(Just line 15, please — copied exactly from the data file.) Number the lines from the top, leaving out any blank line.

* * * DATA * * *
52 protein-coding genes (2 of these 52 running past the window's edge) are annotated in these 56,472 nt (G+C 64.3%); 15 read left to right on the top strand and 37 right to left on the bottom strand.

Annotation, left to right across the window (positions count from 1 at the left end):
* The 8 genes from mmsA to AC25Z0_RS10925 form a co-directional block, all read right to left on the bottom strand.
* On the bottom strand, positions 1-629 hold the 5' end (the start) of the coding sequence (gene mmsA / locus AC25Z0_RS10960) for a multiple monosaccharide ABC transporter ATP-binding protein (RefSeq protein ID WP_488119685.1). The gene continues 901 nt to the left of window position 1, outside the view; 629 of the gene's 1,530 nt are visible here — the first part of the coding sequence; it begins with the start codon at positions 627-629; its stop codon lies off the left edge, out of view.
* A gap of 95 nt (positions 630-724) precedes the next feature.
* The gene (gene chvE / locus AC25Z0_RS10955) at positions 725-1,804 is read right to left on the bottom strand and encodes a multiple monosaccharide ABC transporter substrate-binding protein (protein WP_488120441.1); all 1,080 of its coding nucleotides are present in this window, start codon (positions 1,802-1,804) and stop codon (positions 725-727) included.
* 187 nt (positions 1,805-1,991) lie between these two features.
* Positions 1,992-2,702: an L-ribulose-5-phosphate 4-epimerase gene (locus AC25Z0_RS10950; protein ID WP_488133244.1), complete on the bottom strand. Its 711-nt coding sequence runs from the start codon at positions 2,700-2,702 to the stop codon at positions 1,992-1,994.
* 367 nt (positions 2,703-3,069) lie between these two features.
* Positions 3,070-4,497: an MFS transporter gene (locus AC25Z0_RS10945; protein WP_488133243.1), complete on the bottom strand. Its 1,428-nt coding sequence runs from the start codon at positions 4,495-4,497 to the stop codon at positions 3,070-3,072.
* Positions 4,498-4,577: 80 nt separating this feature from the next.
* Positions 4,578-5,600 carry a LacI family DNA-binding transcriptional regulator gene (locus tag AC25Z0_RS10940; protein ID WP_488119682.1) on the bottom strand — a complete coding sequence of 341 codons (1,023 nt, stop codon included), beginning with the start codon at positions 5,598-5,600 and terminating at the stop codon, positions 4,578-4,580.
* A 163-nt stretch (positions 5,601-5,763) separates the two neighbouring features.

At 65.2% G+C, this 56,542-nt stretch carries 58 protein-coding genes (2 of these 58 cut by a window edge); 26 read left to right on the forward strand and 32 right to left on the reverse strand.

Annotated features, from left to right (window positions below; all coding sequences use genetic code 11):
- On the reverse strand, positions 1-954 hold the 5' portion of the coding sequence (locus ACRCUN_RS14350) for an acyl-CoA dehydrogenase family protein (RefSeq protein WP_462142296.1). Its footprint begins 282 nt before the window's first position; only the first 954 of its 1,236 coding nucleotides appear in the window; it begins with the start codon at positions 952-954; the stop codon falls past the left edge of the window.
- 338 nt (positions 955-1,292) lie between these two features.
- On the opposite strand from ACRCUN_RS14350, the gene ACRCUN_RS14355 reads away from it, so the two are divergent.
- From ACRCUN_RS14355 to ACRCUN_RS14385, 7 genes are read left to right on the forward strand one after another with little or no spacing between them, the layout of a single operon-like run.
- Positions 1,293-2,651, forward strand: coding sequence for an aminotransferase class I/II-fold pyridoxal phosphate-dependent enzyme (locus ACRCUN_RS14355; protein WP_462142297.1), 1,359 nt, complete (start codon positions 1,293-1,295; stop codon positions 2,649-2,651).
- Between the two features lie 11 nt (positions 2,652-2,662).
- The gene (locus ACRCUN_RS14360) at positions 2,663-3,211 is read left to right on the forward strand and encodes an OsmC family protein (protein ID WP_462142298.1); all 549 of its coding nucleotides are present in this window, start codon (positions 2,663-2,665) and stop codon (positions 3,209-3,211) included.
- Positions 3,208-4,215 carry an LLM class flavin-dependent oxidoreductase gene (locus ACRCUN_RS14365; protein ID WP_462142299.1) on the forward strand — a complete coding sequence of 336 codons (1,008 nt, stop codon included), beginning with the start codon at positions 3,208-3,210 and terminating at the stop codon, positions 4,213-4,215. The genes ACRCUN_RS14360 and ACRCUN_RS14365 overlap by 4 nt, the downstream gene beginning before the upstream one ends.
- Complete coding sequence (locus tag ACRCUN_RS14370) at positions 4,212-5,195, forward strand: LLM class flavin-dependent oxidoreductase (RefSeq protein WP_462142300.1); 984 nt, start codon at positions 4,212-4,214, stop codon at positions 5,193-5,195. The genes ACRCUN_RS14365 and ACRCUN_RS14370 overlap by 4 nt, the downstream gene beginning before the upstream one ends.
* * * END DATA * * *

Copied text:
Annotated features, from left to right (window positions below; all coding sequences use genetic code 11):